in calif. stairwells, hallways and such need partial off controls, effective
the first of the year. the lights dim to 50% when nobody is around.

this also applies to hardscape lighting on sided of buildings. occupancy
sensors dim the lights to 50% when nobody is there. obviously, no
local control required.

and while this is california only, don't the rest of y'all relax too much.
like the jackson browne song says... "don't think it won't happen,
just because it hasn't happened yet....":blink:

to the OP... use 'em. they work fine....

for what it's worth, folks who can *program* lighting control systems
command $1k per day.... and that is a nationwide rate. you don't even
have to be an electrician, and most of the programmers aren't.

lutron charges $1,500 a day for programming. every day.
it's currently running a three~four week wait time for a programmer.

just a thought......:happyyes:

Interesting stuff FT. These programmers you mention from Lutron, what are they programming? I assume not Pico switches. I saw a demo on how to do that and it seemed simple.

BTW, I bought a package that includes several Caseta Dimmers and Pico remotes. With the order they were offering a free Amazon Alexa and a free hub that can talk to all the Lutron wireless switches, internet connected T-stats, and electric Lutron window shades. Seems like a good thing to learn. I think I can tell Alexa to order me something on Amazon. All very wizbang I guess. I'm trying not to fall too far behind in technology. I just found out I can tell Siri what to do even when my iPhone is not on. Amazing stuff
 
I just attended a sales type meeting put on by the local rep for Lutron. They were pitching the Caseta line of switches that include dimmer switches and remotes. Like a typical dimmer, the dimmer is connected to a hot lead in a switchbox and the switched output to the light fixture(s). No neutral required to connect to the switch.

The remotes are battery operated (10 year battery). Multiple remotes can be installed at all the different doorways and some can even just sit on a table to control the dimmer. The remotes can be just stuck to a wall or mounted on a typical device box. It seems to me that a lot of expense could be saved by not running 14-3 NM all over the room to wire all the 3 and four way switches and these have the added convenience of being dimmable from every location.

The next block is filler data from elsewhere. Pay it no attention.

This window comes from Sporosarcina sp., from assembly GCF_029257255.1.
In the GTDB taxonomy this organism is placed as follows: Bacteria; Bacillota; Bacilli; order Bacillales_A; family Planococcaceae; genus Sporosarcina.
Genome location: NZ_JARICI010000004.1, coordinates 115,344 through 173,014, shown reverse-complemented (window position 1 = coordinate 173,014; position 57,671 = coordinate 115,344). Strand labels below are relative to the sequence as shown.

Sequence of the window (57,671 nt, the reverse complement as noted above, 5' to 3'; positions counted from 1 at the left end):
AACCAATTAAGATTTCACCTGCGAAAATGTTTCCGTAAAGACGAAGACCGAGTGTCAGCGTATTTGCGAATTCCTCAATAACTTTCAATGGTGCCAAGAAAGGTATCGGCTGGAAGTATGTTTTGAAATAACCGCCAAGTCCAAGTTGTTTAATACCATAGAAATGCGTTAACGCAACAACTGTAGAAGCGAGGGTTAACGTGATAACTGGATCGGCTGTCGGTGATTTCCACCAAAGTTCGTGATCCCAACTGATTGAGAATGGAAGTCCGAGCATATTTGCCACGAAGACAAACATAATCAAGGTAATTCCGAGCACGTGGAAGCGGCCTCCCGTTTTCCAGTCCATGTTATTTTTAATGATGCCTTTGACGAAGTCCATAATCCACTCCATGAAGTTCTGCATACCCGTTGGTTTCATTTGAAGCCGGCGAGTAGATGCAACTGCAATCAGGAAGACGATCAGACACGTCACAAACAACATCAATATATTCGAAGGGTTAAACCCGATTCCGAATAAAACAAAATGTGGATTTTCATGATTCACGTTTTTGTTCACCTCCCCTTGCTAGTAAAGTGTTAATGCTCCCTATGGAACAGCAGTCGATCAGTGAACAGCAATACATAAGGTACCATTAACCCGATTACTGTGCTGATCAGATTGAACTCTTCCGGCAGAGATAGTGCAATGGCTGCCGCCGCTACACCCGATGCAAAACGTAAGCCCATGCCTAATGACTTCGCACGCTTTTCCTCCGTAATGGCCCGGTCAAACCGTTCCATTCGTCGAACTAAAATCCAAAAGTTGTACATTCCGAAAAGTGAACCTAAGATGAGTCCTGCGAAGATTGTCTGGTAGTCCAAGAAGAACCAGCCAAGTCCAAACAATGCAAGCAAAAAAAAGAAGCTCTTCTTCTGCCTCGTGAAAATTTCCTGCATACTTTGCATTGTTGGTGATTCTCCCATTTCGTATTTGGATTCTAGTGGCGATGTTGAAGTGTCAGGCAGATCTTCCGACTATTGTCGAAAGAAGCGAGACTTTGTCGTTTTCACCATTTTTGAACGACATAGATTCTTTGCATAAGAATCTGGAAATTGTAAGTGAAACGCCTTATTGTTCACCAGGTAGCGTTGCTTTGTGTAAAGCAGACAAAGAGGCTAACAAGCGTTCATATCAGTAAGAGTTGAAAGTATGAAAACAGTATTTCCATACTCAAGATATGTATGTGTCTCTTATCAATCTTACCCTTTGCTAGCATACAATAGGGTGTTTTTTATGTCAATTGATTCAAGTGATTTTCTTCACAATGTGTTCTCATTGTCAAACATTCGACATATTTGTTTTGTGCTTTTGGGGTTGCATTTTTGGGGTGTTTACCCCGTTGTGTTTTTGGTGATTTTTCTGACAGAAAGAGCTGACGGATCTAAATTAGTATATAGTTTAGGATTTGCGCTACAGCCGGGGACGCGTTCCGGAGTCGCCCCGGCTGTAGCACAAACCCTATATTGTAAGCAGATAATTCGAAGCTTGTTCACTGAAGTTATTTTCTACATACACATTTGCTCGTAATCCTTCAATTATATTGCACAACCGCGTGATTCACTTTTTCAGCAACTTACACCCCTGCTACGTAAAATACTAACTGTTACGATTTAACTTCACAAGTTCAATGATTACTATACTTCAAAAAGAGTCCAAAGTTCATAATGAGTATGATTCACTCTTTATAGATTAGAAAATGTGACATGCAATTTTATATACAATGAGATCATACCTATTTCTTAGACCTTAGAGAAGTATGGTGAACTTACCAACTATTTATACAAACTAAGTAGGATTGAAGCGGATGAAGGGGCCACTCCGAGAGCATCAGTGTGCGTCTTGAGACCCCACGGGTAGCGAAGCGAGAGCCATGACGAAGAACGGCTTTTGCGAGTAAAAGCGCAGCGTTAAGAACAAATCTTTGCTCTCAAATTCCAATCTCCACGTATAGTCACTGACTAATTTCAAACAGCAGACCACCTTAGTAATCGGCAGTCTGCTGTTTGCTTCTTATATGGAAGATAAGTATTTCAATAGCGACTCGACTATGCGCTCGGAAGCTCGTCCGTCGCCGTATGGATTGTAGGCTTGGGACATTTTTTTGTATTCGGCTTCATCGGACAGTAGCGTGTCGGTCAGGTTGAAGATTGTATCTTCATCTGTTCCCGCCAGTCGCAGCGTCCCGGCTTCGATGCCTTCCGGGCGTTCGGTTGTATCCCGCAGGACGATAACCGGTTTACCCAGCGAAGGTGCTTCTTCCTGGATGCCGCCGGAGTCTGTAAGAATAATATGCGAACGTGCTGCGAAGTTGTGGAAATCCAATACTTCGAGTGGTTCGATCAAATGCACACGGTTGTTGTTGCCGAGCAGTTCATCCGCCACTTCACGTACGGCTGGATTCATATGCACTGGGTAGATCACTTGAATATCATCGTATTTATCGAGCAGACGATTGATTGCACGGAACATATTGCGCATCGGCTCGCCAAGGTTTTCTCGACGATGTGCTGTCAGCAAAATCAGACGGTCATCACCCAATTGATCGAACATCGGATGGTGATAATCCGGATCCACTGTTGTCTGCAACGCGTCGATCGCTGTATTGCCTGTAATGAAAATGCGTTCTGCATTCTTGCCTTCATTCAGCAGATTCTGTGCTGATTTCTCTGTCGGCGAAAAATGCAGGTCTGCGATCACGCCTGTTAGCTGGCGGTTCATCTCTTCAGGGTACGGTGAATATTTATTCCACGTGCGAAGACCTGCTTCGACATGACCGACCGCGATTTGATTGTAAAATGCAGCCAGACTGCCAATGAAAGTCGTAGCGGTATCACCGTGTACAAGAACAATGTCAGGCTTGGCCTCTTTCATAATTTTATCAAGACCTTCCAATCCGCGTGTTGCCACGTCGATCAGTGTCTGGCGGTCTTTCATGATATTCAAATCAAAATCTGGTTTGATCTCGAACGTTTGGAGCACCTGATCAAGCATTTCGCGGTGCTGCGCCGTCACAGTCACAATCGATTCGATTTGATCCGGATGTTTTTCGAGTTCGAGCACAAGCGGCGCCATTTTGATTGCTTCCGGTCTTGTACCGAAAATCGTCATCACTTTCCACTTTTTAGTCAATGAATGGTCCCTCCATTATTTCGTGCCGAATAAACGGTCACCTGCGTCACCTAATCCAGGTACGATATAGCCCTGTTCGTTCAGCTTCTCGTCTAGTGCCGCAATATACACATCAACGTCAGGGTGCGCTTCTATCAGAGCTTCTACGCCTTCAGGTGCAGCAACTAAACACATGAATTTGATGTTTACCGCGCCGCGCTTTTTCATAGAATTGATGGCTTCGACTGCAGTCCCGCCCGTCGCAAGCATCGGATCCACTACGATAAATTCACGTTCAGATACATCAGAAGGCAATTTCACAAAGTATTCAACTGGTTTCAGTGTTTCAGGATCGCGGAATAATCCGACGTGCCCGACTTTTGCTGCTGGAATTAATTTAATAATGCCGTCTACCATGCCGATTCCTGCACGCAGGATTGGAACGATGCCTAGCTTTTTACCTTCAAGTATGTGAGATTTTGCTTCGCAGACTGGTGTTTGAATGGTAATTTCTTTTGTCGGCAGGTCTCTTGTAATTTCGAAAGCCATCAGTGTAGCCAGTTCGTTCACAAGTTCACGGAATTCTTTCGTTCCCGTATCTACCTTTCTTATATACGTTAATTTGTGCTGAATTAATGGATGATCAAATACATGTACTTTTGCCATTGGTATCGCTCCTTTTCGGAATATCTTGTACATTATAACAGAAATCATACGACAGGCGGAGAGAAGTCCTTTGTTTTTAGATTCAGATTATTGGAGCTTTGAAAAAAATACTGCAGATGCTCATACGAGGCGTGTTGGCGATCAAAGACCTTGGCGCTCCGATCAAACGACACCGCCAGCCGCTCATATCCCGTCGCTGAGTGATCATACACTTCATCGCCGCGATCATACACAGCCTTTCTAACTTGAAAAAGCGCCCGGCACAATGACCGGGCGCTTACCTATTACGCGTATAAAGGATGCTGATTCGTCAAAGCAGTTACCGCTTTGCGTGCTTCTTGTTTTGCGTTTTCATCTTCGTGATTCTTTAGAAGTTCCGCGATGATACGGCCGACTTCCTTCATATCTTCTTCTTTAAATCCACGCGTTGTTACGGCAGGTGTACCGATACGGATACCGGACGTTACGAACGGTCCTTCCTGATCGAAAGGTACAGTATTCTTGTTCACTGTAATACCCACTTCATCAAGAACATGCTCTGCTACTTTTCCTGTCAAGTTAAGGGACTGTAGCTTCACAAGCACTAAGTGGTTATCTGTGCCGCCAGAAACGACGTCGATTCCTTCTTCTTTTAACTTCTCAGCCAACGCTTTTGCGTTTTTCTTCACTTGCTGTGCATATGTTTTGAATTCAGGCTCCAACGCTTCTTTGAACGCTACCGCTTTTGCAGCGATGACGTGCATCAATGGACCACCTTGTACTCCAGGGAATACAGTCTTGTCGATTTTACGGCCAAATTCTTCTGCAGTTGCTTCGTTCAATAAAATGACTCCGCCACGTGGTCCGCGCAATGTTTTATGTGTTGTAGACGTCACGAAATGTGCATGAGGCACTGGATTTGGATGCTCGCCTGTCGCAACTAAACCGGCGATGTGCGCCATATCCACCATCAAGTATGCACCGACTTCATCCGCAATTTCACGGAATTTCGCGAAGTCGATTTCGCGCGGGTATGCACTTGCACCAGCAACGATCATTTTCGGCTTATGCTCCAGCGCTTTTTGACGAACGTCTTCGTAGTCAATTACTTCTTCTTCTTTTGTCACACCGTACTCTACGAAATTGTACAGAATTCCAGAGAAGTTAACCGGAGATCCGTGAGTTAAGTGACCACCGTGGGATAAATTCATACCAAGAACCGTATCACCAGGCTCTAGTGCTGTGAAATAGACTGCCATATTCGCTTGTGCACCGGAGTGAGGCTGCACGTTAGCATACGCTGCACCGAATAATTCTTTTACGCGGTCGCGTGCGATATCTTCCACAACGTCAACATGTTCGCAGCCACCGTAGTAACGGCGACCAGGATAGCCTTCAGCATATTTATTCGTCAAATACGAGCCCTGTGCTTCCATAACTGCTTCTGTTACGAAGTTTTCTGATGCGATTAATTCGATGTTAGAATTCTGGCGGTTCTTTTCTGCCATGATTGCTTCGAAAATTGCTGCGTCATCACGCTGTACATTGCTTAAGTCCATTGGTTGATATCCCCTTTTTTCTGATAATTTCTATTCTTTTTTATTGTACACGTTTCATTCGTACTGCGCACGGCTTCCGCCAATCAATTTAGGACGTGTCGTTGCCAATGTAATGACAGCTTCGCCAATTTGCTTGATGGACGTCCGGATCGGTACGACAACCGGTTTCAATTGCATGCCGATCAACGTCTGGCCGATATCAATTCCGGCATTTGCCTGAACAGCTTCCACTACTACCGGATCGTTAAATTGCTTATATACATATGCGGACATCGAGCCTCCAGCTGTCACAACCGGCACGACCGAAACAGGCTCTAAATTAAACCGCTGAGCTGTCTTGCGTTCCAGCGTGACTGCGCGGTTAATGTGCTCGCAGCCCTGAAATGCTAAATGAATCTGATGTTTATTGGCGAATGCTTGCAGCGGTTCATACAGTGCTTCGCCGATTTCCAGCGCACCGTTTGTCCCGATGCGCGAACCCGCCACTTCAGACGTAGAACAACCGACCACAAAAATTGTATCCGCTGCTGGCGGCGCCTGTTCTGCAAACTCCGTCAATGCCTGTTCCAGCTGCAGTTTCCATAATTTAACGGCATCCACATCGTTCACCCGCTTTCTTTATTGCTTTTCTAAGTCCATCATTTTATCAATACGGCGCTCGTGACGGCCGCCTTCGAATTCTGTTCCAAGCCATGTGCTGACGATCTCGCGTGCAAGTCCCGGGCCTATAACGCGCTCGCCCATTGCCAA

My question is about requirements for switches that are needed to meet the NEC. Let's use the only example I can think of (there may be many others). That is a light for a stairway. We are required to have a switch at the bottom AND the top of the stairs. Will the wired switch and the wireless remote satisfy this requirement?

I'm also very interested to hear opinions about the product in general..
yes, Over write switches with occupancy sensor will be sufficient for your stair case and similar to that we are applying in our project.
 

RAKocher

Senior Member
Location
SE Pennsylvania
Low Voltage Switching

Low Voltage Switching

In 1963 my Mom & Dad bought a house pre-construction and among other things my Dad wired it. He used a GE 24v switching system throughout. He had 3 little rocker sw's inside every door, at every archway, bottom and top of stairs and elsewhere. The most important sw at each location was illuminated. And the master br had a control for around a dozen key lights.

Over 50 years ago and I haven't seen anything quite that nice since.
 

mwm1752

Senior Member
Location
Aspen, Colo
Show me in the NEC where these battery operated remote switches are -- If the switch is not in the NEC then how can it be used as compliance per the NEC?